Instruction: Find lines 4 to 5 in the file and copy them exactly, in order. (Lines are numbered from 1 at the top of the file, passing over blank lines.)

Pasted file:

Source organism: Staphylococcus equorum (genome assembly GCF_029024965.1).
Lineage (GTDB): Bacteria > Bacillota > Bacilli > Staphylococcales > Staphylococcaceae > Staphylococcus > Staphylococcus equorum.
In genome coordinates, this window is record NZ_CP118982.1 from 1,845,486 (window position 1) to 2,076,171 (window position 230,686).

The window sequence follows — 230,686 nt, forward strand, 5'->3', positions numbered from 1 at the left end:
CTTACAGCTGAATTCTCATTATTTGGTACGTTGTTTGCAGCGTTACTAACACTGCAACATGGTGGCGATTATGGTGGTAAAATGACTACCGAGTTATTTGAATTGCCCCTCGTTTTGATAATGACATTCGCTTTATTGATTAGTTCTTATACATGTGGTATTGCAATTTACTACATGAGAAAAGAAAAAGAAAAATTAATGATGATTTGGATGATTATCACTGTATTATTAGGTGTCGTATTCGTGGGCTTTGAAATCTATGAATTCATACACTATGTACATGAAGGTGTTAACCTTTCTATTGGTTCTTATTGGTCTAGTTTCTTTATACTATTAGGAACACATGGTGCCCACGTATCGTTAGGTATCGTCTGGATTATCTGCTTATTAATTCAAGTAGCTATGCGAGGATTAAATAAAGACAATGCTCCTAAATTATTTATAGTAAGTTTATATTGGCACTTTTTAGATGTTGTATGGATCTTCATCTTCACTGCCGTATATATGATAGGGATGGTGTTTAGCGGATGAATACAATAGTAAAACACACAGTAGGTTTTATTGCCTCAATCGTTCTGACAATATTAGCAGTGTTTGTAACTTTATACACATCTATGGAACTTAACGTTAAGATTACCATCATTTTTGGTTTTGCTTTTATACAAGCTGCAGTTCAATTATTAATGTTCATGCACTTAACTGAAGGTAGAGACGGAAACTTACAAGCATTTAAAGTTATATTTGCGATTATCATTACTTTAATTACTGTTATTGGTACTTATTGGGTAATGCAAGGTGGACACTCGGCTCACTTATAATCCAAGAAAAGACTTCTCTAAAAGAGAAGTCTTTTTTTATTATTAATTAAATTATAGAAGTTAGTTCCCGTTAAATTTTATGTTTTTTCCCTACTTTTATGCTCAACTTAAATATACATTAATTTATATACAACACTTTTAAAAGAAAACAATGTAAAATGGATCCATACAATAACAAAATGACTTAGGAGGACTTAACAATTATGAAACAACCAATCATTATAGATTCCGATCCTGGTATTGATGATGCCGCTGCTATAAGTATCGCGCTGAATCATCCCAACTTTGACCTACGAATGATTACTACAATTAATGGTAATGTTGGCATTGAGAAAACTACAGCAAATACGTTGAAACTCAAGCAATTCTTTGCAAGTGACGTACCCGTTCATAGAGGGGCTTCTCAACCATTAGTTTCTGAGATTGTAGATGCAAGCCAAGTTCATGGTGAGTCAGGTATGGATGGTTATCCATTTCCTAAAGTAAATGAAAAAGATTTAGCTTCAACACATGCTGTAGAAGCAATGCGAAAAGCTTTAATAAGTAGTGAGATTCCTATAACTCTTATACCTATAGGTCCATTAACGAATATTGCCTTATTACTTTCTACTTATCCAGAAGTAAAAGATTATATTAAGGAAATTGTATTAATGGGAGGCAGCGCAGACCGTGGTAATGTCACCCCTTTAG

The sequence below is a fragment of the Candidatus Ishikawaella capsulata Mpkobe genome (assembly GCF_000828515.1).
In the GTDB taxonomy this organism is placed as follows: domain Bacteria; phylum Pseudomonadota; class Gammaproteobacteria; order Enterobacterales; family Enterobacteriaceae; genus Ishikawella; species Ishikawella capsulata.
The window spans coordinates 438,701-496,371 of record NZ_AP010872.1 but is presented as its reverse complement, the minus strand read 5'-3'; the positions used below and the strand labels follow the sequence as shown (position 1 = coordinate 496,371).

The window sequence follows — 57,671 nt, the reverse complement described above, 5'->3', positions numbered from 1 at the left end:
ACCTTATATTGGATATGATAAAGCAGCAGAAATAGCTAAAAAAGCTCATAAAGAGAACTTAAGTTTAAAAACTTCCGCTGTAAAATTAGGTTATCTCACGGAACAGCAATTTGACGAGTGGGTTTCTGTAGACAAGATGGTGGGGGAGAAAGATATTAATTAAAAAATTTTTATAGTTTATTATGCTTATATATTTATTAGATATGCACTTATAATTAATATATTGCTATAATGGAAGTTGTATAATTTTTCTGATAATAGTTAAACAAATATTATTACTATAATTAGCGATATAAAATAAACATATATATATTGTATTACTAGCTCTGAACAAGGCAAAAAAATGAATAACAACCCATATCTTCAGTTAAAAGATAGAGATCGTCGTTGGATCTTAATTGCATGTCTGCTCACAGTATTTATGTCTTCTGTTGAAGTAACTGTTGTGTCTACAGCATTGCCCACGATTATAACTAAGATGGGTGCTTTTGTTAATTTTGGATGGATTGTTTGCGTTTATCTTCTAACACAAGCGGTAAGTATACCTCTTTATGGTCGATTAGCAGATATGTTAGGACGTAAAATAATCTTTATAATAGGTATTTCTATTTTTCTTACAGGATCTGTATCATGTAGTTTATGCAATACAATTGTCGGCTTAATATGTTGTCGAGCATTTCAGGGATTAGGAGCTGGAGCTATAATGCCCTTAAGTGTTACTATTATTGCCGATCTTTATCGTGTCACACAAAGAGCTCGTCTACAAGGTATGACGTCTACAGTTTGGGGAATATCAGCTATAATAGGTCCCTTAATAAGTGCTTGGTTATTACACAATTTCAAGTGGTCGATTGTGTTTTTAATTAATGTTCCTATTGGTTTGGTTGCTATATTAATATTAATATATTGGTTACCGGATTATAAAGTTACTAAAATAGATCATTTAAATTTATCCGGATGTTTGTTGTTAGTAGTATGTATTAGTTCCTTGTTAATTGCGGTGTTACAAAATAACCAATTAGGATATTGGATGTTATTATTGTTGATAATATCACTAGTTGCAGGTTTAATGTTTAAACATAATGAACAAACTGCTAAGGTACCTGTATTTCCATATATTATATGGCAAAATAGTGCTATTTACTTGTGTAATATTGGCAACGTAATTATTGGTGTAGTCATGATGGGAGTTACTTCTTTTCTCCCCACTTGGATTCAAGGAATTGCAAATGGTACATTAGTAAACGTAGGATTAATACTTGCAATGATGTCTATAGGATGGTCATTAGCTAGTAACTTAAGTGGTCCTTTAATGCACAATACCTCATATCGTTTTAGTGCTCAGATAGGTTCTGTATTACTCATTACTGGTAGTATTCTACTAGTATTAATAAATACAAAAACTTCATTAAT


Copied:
The window sequence follows — 230,686 nt, forward strand, 5'->3', positions numbered from 1 at the left end:
CTTACAGCTGAATTCTCATTATTTGGTACGTTGTTTGCAGCGTTACTAACACTGCAACATGGTGGCGATTATGGTGGTAAAATGACTACCGAGTTATTTGAATTGCCCCTCGTTTTGATAATGACATTCGCTTTATTGATTAGTTCTTATACATGTGGTATTGCAATTTACTACATGAGAAAAGAAAAAGAAAAATTAATGATGATTTGGATGATTATCACTGTATTATTAGGTGTCGTATTCGTGGGCTTTGAAATCTATGAATTCATACACTATGTACATGAAGGTGTTAACCTTTCTATTGGTTCTTATTGGTCTAGTTTCTTTATACTATTAGGAACACATGGTGCCCACGTATCGTTAGGTATCGTCTGGATTATCTGCTTATTAATTCAAGTAGCTATGCGAGGATTAAATAAAGACAATGCTCCTAAATTATTTATAGTAAGTTTATATTGGCACTTTTTAGATGTTGTATGGATCTTCATCTTCACTGCCGTATATATGATAGGGATGGTGTTTAGCGGATGAATACAATAGTAAAACACACAGTAGGTTTTATTGCCTCAATCGTTCTGACAATATTAGCAGTGTTTGTAACTTTATACACATCTATGGAACTTAACGTTAAGATTACCATCATTTTTGGTTTTGCTTTTATACAAGCTGCAGTTCAATTATTAATGTTCATGCACTTAACTGAAGGTAGAGACGGAAACTTACAAGCATTTAAAGTTATATTTGCGATTATCATTACTTTAATTACTGTTATTGGTACTTATTGGGTAATGCAAGGTGGACACTCGGCTCACTTATAATCCAAGAAAAGACTTCTCTAAAAGAGAAGTCTTTTTTTATTATTAATTAAATTATAGAAGTTAGTTCCCGTTAAATTTTATGTTTTTTCCCTACTTTTATGCTCAACTTAAATATACATTAATTTATATACAACACTTTTAAAAGAAAACAATGTAAAATGGATCCATACAATAACAAAATGACTTAGGAGGACTTAACAATTATGAAACAACCAATCATTATAGATTCCGATCCTGGTATTGATGATGCCGCTGCTATAAGTATCGCGCTGAATCATCCCAACTTTGACCTACGAATGATTACTACAATTAATGGTAATGTTGGCATTGAGAAAACTACAGCAAATACGTTGAAACTCAAGCAATTCTTTGCAAGTGACGTACCCGTTCATAGAGGGGCTTCTCAACCATTAGTTTCTGAGATTGTAGATGCAAGCCAAGTTCATGGTGAGTCAGGTATGGATGGTTATCCATTTCCTAAAGTAAATGAAAAAGATTTAGCTTCAACACATGCTGTAGAAGCAATGCGAAAAGCTTTAATAAGTAGTGAGATTCCTATAACTCTTATACCTATAGGTCCATTAACGAATATTGCCTTATTACTTTCTACTTATCCAGAAGTAAAAGATTATATTAAGGAAATTGTATTAATGGGAGGCAGCGCAGACCGTGGTAATGTCACCCCTTTAG